Although officially a patroness of Europe and Sweden, St. Bridget could also be unofficially called the "Patroness of Failure," as much of what she set out to do in her lifetime did not come to fruition until after her death. Such setbacks, however, did not deter her from pursuing what she felt God was calling her to do; in her own day, she lived out what Blessed Mother Teresa would say centuries later: "God does not require that we be successful, only that we be faithful."
St. Bridget of Sweden was born into a family of wealth, position and, thanks to her parents, deep piety as well. In 1310, at about the age of seven, she began to have visions of Christ's Passion, which affected her deeply and served as her spiritual guide for the rest of her life. When she turned thirteen – as was customary for the time – she was married to Ulf Gudmarsson; the marriage proved to be a happy one, and together the couple had eight children, all of whom survived childhood.
When the King of Sweden, Magnus Eriksson, married the young Blanche of Namur, he asked his kinswoman, Bridget, to come to Court with her family to serve as Lady-in-Waiting to the new queen. For years, Bridget not only fulfilled those duties, but sought to exert a Christian influence over Magnus. Although never reforming as completely as Bridget had hoped, the king donated land and buildings to Bridget to be used as a monastery for the religious order she eventually founded.
In 1344, Bridget's beloved husband, Ulf, died after the two made a long pilgrimage to Santiago de Compostela. Now a widow whose children had grown, Bridget arranged her worldly affairs and waited for God to tell her what the next phase of her life would entail. What He asked was that she found a religious order for women that would help revive a decaying Church, as this was the time of the Avignon Papacy (1309 - 1377) when, due to adverse political conditions, the pope resided, not in Rome, but in southern France.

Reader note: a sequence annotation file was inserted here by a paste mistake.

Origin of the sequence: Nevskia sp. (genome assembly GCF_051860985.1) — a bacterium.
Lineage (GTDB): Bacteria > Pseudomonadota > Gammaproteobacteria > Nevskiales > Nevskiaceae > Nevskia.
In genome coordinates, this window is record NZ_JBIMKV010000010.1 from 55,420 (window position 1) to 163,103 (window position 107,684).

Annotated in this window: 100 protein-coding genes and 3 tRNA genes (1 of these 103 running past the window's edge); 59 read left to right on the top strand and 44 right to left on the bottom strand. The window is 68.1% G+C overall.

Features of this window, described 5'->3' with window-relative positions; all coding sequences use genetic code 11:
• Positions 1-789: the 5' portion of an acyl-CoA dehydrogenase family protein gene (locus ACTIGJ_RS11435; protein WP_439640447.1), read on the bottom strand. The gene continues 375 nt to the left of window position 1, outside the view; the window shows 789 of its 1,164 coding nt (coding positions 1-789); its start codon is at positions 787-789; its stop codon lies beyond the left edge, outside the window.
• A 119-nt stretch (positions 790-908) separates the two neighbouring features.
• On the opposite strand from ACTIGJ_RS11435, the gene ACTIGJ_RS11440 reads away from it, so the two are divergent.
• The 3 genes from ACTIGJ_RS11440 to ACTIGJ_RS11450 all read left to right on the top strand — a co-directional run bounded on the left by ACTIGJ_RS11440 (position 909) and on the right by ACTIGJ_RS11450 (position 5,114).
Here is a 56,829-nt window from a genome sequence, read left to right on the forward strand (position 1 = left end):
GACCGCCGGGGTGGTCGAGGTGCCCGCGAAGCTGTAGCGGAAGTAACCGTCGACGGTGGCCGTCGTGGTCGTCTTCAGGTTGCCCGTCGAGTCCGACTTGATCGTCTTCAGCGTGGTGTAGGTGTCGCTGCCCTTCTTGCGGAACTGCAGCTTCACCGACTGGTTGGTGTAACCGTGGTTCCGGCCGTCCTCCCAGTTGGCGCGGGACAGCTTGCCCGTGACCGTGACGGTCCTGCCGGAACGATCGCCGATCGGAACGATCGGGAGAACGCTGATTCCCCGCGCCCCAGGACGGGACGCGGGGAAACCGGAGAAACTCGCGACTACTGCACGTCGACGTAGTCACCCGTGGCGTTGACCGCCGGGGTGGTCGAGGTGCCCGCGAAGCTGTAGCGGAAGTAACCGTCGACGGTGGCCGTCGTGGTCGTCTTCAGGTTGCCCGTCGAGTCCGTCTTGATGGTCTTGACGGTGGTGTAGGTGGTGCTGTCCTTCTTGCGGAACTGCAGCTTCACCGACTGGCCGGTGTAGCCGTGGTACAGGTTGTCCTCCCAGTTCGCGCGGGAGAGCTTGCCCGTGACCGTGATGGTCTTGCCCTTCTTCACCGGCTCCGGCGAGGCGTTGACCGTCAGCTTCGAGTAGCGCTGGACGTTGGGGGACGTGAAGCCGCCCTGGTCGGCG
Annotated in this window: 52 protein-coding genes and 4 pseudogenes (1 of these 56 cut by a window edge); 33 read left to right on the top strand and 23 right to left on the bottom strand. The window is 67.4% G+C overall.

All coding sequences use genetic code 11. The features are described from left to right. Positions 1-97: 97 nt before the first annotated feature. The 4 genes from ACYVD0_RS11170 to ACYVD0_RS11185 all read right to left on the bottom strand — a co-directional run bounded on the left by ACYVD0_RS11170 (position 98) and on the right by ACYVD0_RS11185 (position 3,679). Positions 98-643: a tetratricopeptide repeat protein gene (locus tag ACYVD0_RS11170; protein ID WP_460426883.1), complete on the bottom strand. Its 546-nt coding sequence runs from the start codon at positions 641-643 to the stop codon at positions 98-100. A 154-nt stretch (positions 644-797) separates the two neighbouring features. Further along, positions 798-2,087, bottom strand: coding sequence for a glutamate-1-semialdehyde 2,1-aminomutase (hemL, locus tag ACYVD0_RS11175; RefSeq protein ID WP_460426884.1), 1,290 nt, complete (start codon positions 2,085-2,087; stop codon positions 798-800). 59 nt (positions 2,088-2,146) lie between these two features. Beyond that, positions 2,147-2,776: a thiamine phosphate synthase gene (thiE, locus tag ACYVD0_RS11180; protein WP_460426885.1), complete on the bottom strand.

Bridget had barely begun organizing the new monastery when God had a further request of her; she was to depart from Sweden, journey to Rome, and remain there until she could persuade the pope to leave France (and France's political influence over Church affairs). She and her daughter, Catherine of Sweden, who would become a saint in her own right, set out during the Holy Year of 1350; they both hoped that, while on this journey, they could also secure papal approval for their new religious order.
It would be twenty years before such approval came. In the meantime, despite financial and physical hardship, both Bridget and her daughter spent their time caring for the poor in Rome. For her part, Bridget continued to experience visions, which focused on both the Passion of Christ and the reform of the Church. These latter messages were not particularly well received by those in power, and Bridget was often harassed for attempting to curb their abuses.
Bridget would never see her beloved Sweden again, nor did she see the return of the pope to Rome – that would not happen until 1377, four years after her death in 1373. She would also never set eyes on the convent she had begun, although her remains were brought there for burial in 1374. Yet despite all the seeming failures in her life, Bridget was still a success, inasmuch as she always sought to do God's will. Her feast day is celebrated July 23.
Source. for this article:
Schreck, Alan. "Catholic Church History from A to z." Ann Arbor, Michigan Servant 2002.
"Saint Bridget of Sweden." CatholicSaints.lnfo. 27 January 2016.
Kirsch, Johann Peter. "St. Bridget of Sweden." The Catholic Encyclopedia. Vol. 2. New York Pobert Appleton Company, 1907.